Keeping visitors moving – especially in the midst of two winter storms -- was vital Super Bowl week. “All of our planning paid off,” said Michael Morris, Director of Transportation for the North Central Texas Council of Governments. “Our inclement weather plan worked well – not one official or sanctioned function or team related practice or activity was delayed due to these storms. And folks embraced our public transportation plans. We were very pleased by the results.”
Here are few of the highlighted numbers for the week:
Additional Texas Department of Transportation (TxDOT) crews and equipment from Amarillo, Atlanta, Brownwood, Childress, Lubbock, Tyler, and Waco were brought in to supplement the local district efforts. In total, over 600 TxDOT employees (455 local plus 145 from other districts), 400 pieces of equipment (310 local and 90 from other districts), 3.2 million pounds of granular magnesium chloride, and 34,000 gallons of liquid magnesium chloride were used to clear the Dallas-Fort Worth area of snow and ice.
A new program was developed and implemented to allow limousines to operate in the region seamlessly, with one permit. Approximately 2,000 limousines and 2,000 drivers The Trinity Railway Express (TRE) regional rail to the NFL Experience and ESPN Zone experienced record ridership on Jan. 30-31 and Feb. 2-6. On Saturday, Feb. 5, the TRE carried a record total 9,088 riders, evenly distributed to NFLX and ESPN Zone. Two additional trains were added for late Saturday night to respond to Downtown Fort Worth crowds.
The Trinity Railway Express/Centerport Bus Shuttles carried approximately 4,000 riders to the game and 4,000 riders after the game.
DART estimates more than 37,000 boardings on the system due to the NFL Experience.
Over 95 percent of the parkers for Super Bowl Sunday used the advance parking and routing reservation system minimizing the number of people that traveled to the game on unassigned routes.
Community outreach and charity activities also scored big with over 50 activities occurring during Super Bowl week throughout North Texas through the efforts of the Host Committee and the NFL. Here’s a rundown:
TASTE OF THE NFL: The premier food and wine tasting extravaganza sold out and raised $1 million in financial support for food banks involved in hunger relief throughout America – the largest amount raised in the event’s 20-year history. Proceeds from Taste of the NFL will benefit affiliates of Feeding America in every NFL city.
YOUTH EDUCATION TOWN (YET): NFL Charities and the Gene and Jerry Jones Family Arlington Youth Foundation each donated $1 million to fund the establishment of the North Texas YET. At a press conference on Thursday, Feb. 3, NFL Commissioner Roger Goodell announced the gift from NFL Charities along with Jerry Jones and his wife Gene.
THE GREENING OF THE SUPER BOWL: The NFL Environmental Program worked for a year to establish its contributions to the overall "greening" of the Super Bowl. Unique to North Texas was the "Touchdown for Trees" program, which planted over 6,000 trees in 12 North Texas cities. Partners included the Texas Forest Service, the Texas Trees Foundation and the U.S. Forest Service. The Environmental Program also includes a recycling program, prepared food recovery for local food banks, a materials donation drive and renewable energy credits for all major NFL venues, including Cowboys Stadium.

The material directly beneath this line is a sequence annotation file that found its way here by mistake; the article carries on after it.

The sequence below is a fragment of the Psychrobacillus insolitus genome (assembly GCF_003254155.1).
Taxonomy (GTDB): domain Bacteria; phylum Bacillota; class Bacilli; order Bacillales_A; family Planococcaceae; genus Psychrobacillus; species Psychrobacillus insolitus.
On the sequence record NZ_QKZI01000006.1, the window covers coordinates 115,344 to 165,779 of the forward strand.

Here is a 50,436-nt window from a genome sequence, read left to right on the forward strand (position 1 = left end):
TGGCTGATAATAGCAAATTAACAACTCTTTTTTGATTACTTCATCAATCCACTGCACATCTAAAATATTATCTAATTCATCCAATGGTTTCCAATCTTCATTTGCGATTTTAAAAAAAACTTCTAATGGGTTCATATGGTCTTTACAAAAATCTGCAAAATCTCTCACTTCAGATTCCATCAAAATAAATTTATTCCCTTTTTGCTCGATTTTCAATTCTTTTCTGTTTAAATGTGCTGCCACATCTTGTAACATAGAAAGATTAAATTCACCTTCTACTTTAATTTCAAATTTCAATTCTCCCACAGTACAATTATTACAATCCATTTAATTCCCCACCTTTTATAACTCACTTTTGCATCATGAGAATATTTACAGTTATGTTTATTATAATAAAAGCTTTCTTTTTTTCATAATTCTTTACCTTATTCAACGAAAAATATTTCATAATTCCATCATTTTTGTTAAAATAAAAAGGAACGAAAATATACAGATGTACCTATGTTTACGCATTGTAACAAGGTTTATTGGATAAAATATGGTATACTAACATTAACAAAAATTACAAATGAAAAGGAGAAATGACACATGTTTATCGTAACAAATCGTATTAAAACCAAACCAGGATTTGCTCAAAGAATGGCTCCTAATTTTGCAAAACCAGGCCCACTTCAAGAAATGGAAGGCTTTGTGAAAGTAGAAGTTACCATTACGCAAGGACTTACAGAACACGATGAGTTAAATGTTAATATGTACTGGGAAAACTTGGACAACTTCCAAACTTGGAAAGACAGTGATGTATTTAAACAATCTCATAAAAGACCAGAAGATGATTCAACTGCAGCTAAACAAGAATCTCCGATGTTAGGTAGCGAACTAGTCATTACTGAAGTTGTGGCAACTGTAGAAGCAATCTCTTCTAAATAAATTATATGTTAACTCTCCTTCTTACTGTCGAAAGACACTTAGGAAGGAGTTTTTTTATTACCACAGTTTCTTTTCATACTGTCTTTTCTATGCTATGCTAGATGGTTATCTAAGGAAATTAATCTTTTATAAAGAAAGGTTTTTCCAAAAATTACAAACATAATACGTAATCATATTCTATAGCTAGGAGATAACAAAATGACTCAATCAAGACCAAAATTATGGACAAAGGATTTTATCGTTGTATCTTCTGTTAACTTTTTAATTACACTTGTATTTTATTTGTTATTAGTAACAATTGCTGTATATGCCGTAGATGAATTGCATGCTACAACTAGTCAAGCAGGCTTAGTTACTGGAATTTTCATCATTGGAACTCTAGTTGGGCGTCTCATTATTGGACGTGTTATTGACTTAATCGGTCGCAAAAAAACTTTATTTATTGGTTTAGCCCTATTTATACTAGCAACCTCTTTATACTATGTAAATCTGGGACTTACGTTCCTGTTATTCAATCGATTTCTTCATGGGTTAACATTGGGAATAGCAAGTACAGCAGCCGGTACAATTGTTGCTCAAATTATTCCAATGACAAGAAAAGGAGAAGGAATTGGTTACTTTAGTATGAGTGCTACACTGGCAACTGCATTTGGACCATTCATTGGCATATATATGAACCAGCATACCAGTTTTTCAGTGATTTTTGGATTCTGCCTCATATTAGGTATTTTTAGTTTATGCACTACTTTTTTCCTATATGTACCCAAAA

SUPER KIDS SUPER SHARING: Seven North Texas school districts collected gently used sporting goods equipment; and, more than 500 children participated in the culminating event at the future site of the Youth Education Town (YET) in Arlington.
NFL PLAY 60: The NFL Play 60 program registered over 12,000 local children in the program implemented by physical education teachers across North Texas. The program challenged students to get at least 60 minutes of exercise each day for six weeks.
NFL ONE WORLD: The NFL's One World Super Huddle invited area fifth graders from the Fort Worth, Dallas, Irving and Arlington school districts to learn the cultural differences that make them unique and the similarities that bring them together through the pen pal program titled "One World: Connecting Communities, Cultures, and Classrooms." The program impacted eight classrooms of varying ethnic and racial backgrounds.
MILITARY OUTREACH: Military Outreach increased this year through events for service members and their families in North Texas during Super Bowl week, including:
The Welcome Home A Hero program, with NFL players and staff welcoming troops back from Iraq and Afghanistan at Dallas-Fort Worth Airport.
Ten Wounded Warriors traveled to North Texas from San Diego and Washington, D.C., to participate in the "Rehabbing with the Troops" program at NFL Experience. The Wounded Warriors worked out with current NFL players and fans on site at the NFL Experience.
150 children from Fort Hood families participated in youth football clinics at NFL Experience alongside NFL players. Those families were also invited to attend several NFL events, including the Tazon Latino Flag Football game, the Vh1 Pepsi Fan Jam and CMT Saturday Night Party.
MAKE A WISH: Through the NFL, the Make-A-Wish Foundation of America granted the wishes of 13 children to attend Super Bowl XLV. The children and their families were provided travel, a full weekend of activities and also attended Super Bowl XLV at Cowboys Stadium.
SLANT 45: The service-learning outreach program of the North Texas Super Bowl Host Committee celebrated its success in January with two events -- the Kids Bowl Bash at the American Airlines Center in Dallas and the SLANT 45 The Movie Premiere at the Angelika Theater in Plano. The Kids Bowl Bash drew more than 14,000 SLANT 45 participants, their families and teachers for the free event that featured pop stars Jordin Sparks and Mitchel Musso, as well as a special address by SLANT 45 Honorary Chair President George W. Bush. SLANT 45 The Movie, a feature-length film premiered to a capacity audience of 1,100, including nearly 350 children and families featured in the film. The children and film subjects and supporters walked a red carpet and were interviewed in a live broadcast by the local FOX affiliate. SLANT 45 involved nearly 45,000 children across North Texas performing an astonishing 440,000 hours of community service.
Source: North Texas Super Bowl XLV Host Committee